Chap 5: Learning What Matters Most

The first couple of weeks in August 2000, we were still delusional enough to think that we really could have the house in livable condition before the end of the month when The Starving Students Movers would come to our apartment, load up all our belongings, and drive them up to our “new” house 35 miles away. We really did think that was still possible. We were so naïve.

As I steamed wallpaper and stripped paint while my brother tore the bathroom walls down to the studs, Hubby was locating an electrical contractor and a plumbing contractor to do the work that none of us were qualified to do. He had a former acquaintance that took the electrical job which entailed making sure that the old Frankenstein-like electrical system was updated so it was safe. The first plumbing contractor we hired (also an old acquaintance of Hubby’s) flaked within the first week, so our electrical guy gave us a reference to another plumbing contractor that was able to come in and complete the major job of replacing the hot and cold water supply lines to the kitchen, laundry, and downstairs bathroom as well as replace the main waste drain system from the downstairs bathroom, kitchen and laundry.

Above: The old hot and cold water supply and drain lines going into the bathroom under the water damaged sections of the hallway floor

The job was made easier by the fact that Josh had torn out most of the bathroom floor. For a couple of weeks, we had guys crawling all over the place in the 3-foot space under our house.

The miniscule water heater in a sliver of a hall closet also had to be replaced. We found the largest water heater we could fit into the tiny space and then waited for the plumbing contractor to come and install it. By this time, the flaky first plumber (and other setbacks with the electrical and plumbing work) had dashed our naïve hopes of having the house anywhere close to being livable by the end of the month. So when the water heater installation got delayed again and again, we were so jaded we had just come to expect it. What I didn’t expect was when the plumber finally did show up to install the water heater. Despite his lame attempt to cover it up by wearing dark sunglasses, he was so intoxicated that I could smell the alcohol fumes as soon as I opened the front door. No matter how desperate we were to have our water heater in and running, I was not about to let a plumber do it in a drunken cloud. That install waited until another day. And fortunately, that was the last phase of the plumbing work that needed to be completed by that contractor.

With our original timeline blown to pieces, we came to the conclusion that although our stuff could move in to the house at the end of the month, we couldn’t. We didn’t have a shower or a tub. We only had an upstairs toilet. And we had no kitchen facilities. No, humans couldn’t move in yet. We had to come up with some sort of living situation in the interim.

Fortunately, my sister and her husband came to the rescue. They were renting the bigger home of a couple while the couple was serving a church mission. My sister informed me there was an extra bedroom upstairs we could take up residence in as long as we needed. I don’t know how we would have managed without that huge burden being relieved for us. So when our stuff moved into our house at the end of August, we moved into a spare bedroom at my sister’s and continued to make the 35 mile commute every day to work on our house until 11 pm or midnight and then head the 35 miles back to where our bed was at my sister’s.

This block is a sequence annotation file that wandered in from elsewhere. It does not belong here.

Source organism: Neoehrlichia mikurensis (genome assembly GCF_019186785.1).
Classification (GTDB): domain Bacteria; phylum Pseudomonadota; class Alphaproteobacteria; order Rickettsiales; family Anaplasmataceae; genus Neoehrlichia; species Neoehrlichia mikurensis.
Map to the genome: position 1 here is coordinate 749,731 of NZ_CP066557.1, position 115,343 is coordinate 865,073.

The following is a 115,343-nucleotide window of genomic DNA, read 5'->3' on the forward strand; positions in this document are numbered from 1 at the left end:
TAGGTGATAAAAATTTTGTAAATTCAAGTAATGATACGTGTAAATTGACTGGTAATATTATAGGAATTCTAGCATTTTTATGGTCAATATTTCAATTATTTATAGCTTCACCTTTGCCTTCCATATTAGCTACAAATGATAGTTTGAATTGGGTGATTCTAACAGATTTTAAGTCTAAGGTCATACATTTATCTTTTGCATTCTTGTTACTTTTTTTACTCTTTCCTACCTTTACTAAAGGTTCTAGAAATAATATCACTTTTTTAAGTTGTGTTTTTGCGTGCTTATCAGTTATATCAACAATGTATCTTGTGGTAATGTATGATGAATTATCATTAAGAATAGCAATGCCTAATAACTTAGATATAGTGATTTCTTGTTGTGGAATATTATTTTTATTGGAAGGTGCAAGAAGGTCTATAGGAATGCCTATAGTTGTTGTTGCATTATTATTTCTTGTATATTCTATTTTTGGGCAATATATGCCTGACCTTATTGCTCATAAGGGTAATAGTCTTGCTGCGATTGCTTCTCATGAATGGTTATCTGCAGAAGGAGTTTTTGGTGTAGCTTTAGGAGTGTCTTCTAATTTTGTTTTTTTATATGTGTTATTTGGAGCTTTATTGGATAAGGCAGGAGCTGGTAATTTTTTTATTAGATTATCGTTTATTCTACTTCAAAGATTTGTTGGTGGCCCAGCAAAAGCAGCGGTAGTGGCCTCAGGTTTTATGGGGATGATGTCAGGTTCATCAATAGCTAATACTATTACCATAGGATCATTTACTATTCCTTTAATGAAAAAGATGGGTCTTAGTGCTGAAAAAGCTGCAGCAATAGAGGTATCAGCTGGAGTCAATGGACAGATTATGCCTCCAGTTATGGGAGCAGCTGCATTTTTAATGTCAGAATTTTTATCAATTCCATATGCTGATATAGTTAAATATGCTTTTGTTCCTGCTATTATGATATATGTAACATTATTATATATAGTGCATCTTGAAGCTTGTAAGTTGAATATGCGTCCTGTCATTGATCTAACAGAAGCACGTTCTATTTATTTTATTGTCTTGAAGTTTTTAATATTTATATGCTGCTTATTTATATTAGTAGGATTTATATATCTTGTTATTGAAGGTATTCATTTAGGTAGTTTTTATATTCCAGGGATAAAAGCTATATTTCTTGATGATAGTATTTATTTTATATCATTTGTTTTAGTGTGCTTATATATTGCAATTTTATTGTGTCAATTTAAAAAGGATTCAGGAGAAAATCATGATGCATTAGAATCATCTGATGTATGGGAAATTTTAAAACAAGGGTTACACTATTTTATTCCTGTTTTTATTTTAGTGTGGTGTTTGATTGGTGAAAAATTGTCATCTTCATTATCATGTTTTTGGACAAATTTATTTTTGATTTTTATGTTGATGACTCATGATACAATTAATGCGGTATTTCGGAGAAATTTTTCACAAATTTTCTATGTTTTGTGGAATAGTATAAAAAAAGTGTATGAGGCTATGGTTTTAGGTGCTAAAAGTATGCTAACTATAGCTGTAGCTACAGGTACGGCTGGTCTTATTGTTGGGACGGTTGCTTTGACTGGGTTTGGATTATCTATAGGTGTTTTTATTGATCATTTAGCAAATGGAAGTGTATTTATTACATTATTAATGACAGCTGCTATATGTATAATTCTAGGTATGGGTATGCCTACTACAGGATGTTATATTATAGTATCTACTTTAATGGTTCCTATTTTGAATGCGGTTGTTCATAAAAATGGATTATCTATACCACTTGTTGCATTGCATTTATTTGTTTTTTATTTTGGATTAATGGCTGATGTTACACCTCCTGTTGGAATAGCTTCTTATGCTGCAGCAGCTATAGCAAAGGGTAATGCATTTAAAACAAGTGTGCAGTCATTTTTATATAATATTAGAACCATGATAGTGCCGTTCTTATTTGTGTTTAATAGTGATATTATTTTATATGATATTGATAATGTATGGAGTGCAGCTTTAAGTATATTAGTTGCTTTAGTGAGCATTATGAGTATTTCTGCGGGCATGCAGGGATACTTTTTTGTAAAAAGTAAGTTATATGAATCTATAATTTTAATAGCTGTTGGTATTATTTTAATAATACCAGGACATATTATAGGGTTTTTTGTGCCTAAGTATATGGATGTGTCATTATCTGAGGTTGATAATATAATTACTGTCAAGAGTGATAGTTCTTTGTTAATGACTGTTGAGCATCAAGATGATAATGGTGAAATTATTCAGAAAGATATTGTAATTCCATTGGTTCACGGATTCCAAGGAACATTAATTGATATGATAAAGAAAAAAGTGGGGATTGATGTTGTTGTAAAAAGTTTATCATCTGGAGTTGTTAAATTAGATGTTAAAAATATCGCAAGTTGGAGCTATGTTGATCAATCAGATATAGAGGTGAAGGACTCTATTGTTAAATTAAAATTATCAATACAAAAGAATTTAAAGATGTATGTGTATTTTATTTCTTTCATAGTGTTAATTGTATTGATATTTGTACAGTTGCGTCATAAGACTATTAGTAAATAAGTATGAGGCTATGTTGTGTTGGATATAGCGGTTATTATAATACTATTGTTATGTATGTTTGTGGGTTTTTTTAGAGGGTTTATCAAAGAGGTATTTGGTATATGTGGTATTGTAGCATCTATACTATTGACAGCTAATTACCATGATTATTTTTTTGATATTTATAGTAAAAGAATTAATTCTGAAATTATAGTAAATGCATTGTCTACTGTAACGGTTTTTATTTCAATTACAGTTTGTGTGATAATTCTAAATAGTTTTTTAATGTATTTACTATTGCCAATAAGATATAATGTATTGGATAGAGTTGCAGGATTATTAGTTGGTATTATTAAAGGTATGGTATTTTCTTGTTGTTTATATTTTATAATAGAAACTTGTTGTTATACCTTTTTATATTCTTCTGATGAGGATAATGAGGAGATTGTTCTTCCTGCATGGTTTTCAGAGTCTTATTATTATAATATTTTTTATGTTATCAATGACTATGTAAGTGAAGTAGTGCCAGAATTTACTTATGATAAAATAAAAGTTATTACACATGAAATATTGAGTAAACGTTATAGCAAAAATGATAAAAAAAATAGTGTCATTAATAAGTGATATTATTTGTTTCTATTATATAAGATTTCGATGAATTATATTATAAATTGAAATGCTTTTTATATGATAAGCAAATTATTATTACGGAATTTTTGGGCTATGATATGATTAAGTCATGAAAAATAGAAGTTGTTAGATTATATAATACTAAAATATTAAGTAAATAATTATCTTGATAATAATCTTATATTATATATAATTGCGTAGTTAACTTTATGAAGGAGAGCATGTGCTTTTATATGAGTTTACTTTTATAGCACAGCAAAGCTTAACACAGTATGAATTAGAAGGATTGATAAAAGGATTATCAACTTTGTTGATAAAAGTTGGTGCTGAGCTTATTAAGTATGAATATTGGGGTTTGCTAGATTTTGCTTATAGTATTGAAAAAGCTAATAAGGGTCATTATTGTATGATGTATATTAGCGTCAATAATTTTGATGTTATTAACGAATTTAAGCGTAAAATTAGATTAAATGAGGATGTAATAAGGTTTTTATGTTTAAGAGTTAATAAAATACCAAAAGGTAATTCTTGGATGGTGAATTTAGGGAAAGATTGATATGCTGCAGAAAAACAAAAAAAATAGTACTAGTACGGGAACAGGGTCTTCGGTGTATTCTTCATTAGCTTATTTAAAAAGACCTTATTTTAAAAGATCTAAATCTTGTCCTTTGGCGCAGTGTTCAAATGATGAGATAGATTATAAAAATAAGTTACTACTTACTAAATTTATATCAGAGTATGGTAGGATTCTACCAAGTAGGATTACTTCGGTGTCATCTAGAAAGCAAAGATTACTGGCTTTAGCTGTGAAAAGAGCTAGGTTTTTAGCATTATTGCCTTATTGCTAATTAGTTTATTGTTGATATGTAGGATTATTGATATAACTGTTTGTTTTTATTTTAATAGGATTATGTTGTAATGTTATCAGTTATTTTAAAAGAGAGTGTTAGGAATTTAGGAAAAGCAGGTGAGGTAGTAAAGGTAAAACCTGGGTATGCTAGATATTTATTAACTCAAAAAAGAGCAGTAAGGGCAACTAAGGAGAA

This circumstance of being 35 miles away from a hot shower and soft bed taught me another valuable life lesson. I learned not to care what I looked like in public. My “uniform” eventually consisted of painter’s overalls over a t-shirt with work boots. My hair was always pulled back in a ponytail or braid. I never wore makeup on workdays. There wasn’t any point. When we had to head over to the local home improvement store (practically a daily occurrence), I fit right in with all the rest of the contractors milling about the aisles. It was easy going there dressed like that.

What was harder was when Hubby, Josh, and I would finally need to get some dinner. There’s only so much fast food one can stand. We finally got to the point where we would dust ourselves off from all the debris and demolition dust, pile into our vehicles, and go to a sit-down place like Spaghetti Factory wearing our construction overalls. We were tired and hungry and that trumps really caring what others think. And do you know what I learned? Other people really don’t pay that much attention to what YOU look like! They really don’t. I learned that valuable life lesson firsthand, and I never would have otherwise.

Over the course of the remainder of the month of August and then the month of September, we were able to move forward and check off major milestones along the way.

Milestone 1
With the plumbing under the house completed, Josh was able to begin the process of rebuilding the bathroom. The water damaged subfloor planks had been removed in the entire bathroom. The water damage had extended out into the hallway too. In the hallway, we carefully removed all the remaining vintage red oak flooring so we could put it back later. Josh then proceeded to put in brand new subfloor panels in the bath and hallway.

Above left: New sub floor in the hallway outside the bathroom
Above right: New sub floor from the hallway into the bathroom

Above: The new sub floor planks where the toilet would be installed

I distinctly remember the feeling I had when Josh presented me with a completed subfloor. It was the first indication that we were indeed going to succeed at this crazy venture—that all the demolishing efforts would eventually turn into rebuilding efforts and we would have a house with a solid floor. To this day, I am grateful for the oft-overlooked blessing of having a floor under my feet that is solid and without drafts (yet another important life lesson learned).